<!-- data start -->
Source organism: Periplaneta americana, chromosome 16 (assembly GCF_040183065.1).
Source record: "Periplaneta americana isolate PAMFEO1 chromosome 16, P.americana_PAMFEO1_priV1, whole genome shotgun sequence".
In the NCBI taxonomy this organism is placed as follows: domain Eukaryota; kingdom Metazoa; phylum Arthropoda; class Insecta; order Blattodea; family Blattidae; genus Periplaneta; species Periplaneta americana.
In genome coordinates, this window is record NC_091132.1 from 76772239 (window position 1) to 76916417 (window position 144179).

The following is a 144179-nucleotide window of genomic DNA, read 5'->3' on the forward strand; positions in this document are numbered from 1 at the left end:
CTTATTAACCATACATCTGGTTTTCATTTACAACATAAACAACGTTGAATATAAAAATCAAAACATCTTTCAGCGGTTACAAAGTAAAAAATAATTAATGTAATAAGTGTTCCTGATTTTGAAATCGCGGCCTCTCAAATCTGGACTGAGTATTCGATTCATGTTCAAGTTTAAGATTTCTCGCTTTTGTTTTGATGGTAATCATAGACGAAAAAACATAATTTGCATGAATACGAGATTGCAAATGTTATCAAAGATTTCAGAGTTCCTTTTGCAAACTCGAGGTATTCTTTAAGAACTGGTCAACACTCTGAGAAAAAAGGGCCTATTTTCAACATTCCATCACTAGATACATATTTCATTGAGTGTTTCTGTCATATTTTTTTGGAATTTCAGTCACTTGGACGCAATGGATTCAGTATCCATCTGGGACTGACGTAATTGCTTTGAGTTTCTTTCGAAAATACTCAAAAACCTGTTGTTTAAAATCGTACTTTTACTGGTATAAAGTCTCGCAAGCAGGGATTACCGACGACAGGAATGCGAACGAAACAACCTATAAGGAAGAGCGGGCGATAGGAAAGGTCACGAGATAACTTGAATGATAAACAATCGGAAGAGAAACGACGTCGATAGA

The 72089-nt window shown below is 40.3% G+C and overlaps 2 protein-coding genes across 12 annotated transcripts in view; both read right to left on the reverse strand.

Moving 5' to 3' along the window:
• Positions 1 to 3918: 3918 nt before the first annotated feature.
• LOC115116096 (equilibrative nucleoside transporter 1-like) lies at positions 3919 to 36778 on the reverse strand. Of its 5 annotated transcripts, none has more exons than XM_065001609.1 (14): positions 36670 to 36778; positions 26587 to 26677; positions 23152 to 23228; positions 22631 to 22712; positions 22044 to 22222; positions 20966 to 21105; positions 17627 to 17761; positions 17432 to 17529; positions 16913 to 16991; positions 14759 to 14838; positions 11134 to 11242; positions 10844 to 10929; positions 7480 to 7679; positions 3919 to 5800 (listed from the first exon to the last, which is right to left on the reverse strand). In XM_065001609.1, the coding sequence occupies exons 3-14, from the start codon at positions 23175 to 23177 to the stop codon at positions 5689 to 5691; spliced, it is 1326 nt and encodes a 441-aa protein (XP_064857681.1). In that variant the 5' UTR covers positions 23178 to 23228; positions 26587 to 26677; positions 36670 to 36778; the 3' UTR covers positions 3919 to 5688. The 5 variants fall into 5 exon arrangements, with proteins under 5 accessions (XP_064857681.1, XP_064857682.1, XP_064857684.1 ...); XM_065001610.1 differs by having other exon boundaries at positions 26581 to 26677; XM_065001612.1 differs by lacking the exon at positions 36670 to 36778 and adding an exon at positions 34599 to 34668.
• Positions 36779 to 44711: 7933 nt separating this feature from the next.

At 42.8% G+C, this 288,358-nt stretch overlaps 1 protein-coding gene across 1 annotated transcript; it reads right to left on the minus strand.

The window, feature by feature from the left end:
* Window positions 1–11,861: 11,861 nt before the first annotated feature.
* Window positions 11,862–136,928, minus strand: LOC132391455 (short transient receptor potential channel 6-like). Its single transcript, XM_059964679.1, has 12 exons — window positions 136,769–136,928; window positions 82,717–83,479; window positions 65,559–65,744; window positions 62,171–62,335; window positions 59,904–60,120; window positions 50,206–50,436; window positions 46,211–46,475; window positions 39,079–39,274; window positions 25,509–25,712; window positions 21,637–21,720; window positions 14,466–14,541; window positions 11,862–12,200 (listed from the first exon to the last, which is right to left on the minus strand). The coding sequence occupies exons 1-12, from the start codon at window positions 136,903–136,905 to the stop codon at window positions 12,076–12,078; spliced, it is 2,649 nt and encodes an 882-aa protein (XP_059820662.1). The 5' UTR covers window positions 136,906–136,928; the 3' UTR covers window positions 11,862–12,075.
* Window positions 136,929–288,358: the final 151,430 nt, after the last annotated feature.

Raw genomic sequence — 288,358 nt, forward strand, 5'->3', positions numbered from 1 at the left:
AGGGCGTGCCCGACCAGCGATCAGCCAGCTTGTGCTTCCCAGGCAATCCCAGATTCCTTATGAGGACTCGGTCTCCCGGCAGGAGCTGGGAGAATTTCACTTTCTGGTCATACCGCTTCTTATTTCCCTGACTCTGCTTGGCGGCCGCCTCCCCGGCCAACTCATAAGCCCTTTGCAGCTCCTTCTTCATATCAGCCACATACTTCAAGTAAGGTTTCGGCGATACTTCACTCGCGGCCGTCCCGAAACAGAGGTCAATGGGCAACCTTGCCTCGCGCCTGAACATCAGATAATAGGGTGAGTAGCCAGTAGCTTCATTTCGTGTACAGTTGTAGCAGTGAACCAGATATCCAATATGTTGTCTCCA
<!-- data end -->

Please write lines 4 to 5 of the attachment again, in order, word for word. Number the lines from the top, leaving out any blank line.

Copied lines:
In genome coordinates, this window is record NC_091132.1 from 76772239 (window position 1) to 76916417 (window position 144179).

The following is a 144179-nucleotide window of genomic DNA, read 5'->3' on the forward strand; positions in this document are numbered from 1 at the left end: